The staff-quarters construction project was, in June 2011, reported to be completed but actually found to be abandoned at trench (foundation) level. The contractor had failed to construct the staff house since excavation six months before the intervention of the community members in December 2011. This was priority number two of the community monitors. This finally won them full support and backing of the health centre staff. The monitors held a meeting with the District Health Officer, Engineer, and Chief Executive Officer to follow up on the matter. In a letter to the District Health Officer, they requested for detailed explanation on the status of the project copying the district engineer, Resident District Commissioner and Chief Administrative Officer. This effort from the community monitors revived the construction of the staff quarters.
Following this meeting and feedback to the community on the findings of the community monitors, the monitors with massive support from the community members called for a meeting with the contractor during which a warning letter was issued to the contractor to deliver on the project deliverables in three months. The contractor subsequently resumed the work at the site. It was due to this pressure from the community members, monitors and district officials that the contractor re-started the project. The staff-quarters are now at beam level as shown in the photo below.
“There is increased collaboration between the district, health workers and the community monitors. At first, i thought these people had come to fight the staff but our achievements within this short period of time through this group is un imaginable!” – Oyam District Health Officer.
C) Improving cleanliness at Agulurude HCIII
Filling the positions of porters (cleaners) is among the biggest human resource for health challenges that affect Oyam district. The government raised the qualifications for porters at health centres requiring only holders of Uganda Certificate of Education (Senior 4) to apply for the position – a high qualification for the position. Noticeably in the district, when these over-qualified individuals are hired they feel ashamed to be seen sweeping, slashing and dusting the health centre. Cleaners were reported to be absent. The compound was bushy and generally not clean. This became the third issue of interest of the community monitors. Together with the area LC-1 chairperson, the community monitors met the DHO on the issue. The DHO immediately issued a directive withholding the porters’ salaries and later transferred one of them. However, this did not change the situation at the health centre.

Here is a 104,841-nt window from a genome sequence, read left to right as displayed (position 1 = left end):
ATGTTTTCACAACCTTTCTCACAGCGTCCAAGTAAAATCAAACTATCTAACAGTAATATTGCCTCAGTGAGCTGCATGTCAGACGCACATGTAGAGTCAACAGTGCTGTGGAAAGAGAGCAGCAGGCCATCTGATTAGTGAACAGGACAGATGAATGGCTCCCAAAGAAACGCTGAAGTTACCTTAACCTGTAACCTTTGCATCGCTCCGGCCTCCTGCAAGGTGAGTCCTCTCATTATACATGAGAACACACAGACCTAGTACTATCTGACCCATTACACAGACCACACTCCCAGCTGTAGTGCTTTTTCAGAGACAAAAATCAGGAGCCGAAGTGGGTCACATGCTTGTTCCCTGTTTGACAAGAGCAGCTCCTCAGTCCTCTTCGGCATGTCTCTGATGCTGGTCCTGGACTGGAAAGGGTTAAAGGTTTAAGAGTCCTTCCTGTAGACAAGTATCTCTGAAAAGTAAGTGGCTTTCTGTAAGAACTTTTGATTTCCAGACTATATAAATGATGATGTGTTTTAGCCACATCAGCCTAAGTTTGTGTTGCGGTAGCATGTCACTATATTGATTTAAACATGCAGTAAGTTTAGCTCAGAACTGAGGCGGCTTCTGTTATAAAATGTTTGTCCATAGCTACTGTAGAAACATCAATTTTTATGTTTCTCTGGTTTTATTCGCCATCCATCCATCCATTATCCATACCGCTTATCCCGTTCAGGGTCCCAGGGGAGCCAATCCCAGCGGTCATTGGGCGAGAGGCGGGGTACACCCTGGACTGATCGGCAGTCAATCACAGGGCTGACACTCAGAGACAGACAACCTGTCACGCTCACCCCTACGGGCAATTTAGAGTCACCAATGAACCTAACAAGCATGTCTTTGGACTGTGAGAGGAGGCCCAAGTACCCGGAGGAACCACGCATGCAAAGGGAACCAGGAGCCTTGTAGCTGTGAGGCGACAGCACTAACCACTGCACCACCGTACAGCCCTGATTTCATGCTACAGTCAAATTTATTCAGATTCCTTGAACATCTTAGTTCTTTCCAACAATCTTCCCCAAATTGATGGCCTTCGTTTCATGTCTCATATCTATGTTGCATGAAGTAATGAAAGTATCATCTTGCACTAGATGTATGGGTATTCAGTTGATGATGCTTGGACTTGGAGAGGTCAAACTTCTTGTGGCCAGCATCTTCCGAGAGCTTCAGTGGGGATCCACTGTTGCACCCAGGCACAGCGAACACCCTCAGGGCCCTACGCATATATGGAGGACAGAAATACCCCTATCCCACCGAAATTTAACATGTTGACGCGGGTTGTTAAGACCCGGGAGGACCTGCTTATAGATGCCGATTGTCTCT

In response, the HUMC members and the community monitors sought help from within the community to ensure that the health centre is cleaned regularly. A community member offered to volunteer to clean the facility who was welcomed by the health workers. The HUMC requested the In-Charge of the health centre to provide a motivational fee to the volunteer from the Primary Healthcare (PHC) Funds of the health centre.
At Mpugwe HCIII, in Masaka District, communities successfully advocated for: